May 2024

London’s Balance Sheet Is Out Of Kilter

A tricky anomaly is emerging in Prime Central London’s market: a glut of expensive new homes flooding the market is not being met with an equal number of high budget buyers to purchase them.

According to data from house price analyst LonRes the first three months of the year saw the highest ever volume of new £5m-plus central London listings it has ever recorded, up 20 per cent compared to the same period last year.

However the number of homes going under offer in the same period is down, year on year, by a resounding 43 per cent.

The reason for this drop off could come from estate agent Knight Frank. It observes the same uptick in new instructions, but said that the majority of its new buyers have budgets of £2m or less.

This means that while the number of offers made on homes priced between £750,000 and £2m is up six per cent compared to last year the number of offers on homes priced at £5m plus fell by six per cent, said the firm.

Camilla Dell, managing partner of Black Brick, said a burst of new instructions is to be expected during the spring market. “And I think that a lot of sellers held off after the mini budget, so there is a bit of a hangover from that, plus there are people who want to sell before the General Election.”

When supply exceeds demand the result buyers are in a great position to strike a good deal.

“Potentially what it means is room to negotiate and an opportunity to buy well,” said Dell. “We recently acted for a client on the purchase of a freehold home in prime Knightsbridge and saved them £3,500,000, the equivalent of almost 26% from the original asking price.”

How amenable a seller will be to cutting their price will depend on many factors – their personal circumstances, the quality of the property, and its location.

New research by Coutts, the private bank, found that homes in prime London currently sell for 8.9 per cent below their asking price, with price cutting at its most rife in South Kensington. A resounding 94 per cent of homes in the neighbourhood sold at a discount compared to their original list price. The average discount was 12.4 per cent.

Chelsea is also ripe territory for price cutting, with nine in ten homes being sold at an average discount of 10.5 per cent. And even Knightsbridge and Belgravia are not immune to discounting, with 86 per cent of homes seeing prices cut (by an average 12.3 per cent).

Areas where price cutting is less common are on the fringes of prime London. In King’s Cross and Islington one in three buyers have been able to negotiate a price cut of an average 6.4 per cent. And around half of buyers in Hammersmith & Chiswick succeeded in buying for an average of 4.5 per cent below asking price.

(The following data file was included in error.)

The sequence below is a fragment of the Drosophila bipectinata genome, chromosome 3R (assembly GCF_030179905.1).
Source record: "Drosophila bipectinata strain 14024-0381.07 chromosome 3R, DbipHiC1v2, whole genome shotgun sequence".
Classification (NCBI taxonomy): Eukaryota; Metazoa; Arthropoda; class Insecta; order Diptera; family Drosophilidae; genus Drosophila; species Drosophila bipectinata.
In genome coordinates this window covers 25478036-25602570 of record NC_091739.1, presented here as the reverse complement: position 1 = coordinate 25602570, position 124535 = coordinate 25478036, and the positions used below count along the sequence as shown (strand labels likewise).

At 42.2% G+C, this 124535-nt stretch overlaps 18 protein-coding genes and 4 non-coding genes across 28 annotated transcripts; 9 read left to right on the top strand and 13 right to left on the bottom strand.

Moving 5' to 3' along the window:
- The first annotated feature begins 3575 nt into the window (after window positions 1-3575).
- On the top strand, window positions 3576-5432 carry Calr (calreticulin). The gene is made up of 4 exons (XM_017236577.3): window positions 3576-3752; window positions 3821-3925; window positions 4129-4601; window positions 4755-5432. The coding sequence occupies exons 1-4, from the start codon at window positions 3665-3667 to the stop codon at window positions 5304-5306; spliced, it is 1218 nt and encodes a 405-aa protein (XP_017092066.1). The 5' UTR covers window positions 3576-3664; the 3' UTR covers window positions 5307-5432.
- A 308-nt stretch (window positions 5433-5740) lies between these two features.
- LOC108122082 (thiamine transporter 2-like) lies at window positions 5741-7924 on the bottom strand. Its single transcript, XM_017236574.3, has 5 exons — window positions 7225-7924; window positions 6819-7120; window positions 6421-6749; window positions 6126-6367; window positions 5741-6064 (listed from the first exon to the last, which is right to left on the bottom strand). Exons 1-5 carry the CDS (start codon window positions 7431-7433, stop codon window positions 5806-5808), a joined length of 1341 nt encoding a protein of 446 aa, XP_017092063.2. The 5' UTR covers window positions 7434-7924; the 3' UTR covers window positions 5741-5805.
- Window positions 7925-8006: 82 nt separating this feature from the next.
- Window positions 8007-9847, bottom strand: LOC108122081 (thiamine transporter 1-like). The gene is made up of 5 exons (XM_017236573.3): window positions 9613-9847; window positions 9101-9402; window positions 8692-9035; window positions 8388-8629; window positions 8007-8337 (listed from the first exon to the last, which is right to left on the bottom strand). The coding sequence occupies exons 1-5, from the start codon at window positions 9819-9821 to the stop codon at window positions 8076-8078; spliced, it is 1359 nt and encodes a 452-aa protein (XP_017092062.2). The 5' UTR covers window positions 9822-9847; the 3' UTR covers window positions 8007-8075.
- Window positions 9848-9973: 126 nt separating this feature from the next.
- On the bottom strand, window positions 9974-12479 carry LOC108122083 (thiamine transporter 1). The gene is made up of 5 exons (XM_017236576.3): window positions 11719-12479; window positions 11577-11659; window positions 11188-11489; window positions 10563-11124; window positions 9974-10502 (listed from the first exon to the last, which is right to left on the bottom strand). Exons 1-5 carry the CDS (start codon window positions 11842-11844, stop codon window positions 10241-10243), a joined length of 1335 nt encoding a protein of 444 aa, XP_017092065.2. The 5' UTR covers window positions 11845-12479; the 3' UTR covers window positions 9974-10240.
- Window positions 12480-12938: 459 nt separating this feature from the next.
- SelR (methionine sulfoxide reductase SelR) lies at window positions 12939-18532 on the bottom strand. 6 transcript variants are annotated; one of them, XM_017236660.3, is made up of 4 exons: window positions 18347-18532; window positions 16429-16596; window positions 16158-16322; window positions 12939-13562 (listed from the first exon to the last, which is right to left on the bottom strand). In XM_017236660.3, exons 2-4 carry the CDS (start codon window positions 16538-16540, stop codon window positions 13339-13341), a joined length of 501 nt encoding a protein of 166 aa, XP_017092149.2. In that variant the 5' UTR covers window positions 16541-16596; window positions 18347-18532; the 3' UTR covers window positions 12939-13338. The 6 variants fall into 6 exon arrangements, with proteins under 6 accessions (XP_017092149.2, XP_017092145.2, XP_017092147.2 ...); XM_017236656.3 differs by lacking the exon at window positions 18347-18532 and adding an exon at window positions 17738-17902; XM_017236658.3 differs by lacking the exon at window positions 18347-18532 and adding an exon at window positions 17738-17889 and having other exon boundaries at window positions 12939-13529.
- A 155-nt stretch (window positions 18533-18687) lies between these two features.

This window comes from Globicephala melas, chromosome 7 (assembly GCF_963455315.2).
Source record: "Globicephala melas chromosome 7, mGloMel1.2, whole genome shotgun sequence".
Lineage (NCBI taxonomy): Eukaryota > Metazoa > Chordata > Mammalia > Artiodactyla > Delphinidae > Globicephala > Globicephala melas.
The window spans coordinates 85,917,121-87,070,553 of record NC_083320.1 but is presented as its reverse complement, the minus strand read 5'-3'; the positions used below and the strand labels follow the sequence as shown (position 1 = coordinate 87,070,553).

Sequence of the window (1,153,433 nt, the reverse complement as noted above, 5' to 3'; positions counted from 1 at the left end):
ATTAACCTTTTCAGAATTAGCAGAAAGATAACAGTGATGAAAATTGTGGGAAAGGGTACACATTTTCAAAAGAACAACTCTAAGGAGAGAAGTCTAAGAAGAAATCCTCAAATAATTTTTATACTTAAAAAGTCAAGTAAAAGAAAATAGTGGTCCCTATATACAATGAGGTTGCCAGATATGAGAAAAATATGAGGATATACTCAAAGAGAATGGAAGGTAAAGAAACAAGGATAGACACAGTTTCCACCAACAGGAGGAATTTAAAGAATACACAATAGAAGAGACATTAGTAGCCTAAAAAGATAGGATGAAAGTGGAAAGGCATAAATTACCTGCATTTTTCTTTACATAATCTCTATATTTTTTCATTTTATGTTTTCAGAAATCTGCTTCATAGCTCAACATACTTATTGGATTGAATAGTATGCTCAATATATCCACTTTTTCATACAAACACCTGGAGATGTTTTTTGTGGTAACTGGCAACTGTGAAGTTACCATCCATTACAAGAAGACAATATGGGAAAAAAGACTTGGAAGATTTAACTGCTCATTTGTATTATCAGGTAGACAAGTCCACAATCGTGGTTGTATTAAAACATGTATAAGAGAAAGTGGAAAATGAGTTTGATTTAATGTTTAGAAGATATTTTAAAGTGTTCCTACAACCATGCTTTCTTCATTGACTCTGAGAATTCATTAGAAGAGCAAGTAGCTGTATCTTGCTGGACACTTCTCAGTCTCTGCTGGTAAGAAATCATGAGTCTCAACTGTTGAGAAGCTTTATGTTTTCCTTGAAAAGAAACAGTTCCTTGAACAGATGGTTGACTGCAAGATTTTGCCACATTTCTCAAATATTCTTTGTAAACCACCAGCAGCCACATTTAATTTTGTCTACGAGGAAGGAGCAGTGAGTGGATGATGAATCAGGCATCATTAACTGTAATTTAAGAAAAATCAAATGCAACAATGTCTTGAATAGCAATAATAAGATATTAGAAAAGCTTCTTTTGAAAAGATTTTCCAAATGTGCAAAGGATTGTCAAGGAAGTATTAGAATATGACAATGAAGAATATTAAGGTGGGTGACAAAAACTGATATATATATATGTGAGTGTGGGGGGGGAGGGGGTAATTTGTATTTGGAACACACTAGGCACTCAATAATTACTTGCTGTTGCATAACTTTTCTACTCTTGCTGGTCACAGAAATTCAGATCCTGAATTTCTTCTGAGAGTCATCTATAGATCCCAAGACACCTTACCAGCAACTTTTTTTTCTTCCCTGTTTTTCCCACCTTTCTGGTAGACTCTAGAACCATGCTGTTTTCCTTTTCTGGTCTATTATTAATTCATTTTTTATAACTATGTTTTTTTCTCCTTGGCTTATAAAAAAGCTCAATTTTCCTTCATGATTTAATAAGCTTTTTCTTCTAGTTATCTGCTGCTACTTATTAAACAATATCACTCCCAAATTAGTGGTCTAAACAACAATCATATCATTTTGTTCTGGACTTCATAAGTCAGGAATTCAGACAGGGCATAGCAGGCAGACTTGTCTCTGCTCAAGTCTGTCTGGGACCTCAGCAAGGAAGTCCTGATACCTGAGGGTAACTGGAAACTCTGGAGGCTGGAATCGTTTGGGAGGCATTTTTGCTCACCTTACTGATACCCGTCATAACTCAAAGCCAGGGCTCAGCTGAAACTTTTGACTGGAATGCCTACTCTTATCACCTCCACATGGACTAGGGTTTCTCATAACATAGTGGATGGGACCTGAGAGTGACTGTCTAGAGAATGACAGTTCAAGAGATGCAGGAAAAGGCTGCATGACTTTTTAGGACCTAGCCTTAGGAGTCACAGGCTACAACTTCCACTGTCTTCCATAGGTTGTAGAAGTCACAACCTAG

That Sinking Feeling

Top end buyers are thin on the ground right now, and part of the reason is the UK’s slightly shaky economic position.

The battle to reduce inflation took a hit last month after the latest figures showed rates had slowed slightly less than expected in March (down to 3.2 per cent, against a projected 3.1 per cent).

This news prompted economists and investors to rapidly revise their forecasts for early interest rate cuts. City analysts who had until recently been predicting up to seven base rate cuts this year, now think it will be more like two or three, with the first reduction expected to take place in August.

Then, late last month, a clutch of lenders including Barclays, HSBC, and NatWest, confirmed they would be increasing their lending rates, piling further pressure on home buyers and remortgagers.

In the most literal sense, interest rates make only a marginal difference in Prime Central London where the majority of buyers will be paying cash. Last year almost 70 per cent of Black Brick’s buyers did not require a mortgage.

“But I think that it does affect sentiment, and this is a very discretionary market,” said Dell.



Make Mine A Large One

Spring is traditionally the time when buyers return to the market and this year those that have ventured out appear to be going all out in search of a forever home.

According to property portal Rightmove – the number of sales being agreed across the mainstream UK market is currently 13 per cent higher than at this time last year. This growth is primarily being driven by sales of detached houses, currently running 17 per cent higher than at the same last year.

Meanwhile the Royal Institution of Chartered Surveyors reports that buyer demand hit a four year high this year, based on the number of new buyer enquiries around the country.

Beyond prime central London Dell said many buyers’ strategy is to take as few steps as possible to reach the top of the property ladder.

“Moving costs and Stamp Duty is so high that we see people who are moving straight from a rental, or from a one-bedroom flat, into a big family home to avoid the middle steps,” she said. “There is strong demand for big family homes in suburban areas. For buyers with budgets up to £4 million we are seeing strong demand for homes in West and South Hampstead”.



London Takes The Lead

During the pandemic it was country and coastal locations which saw the strongest price growth, but that trend has now been reversed.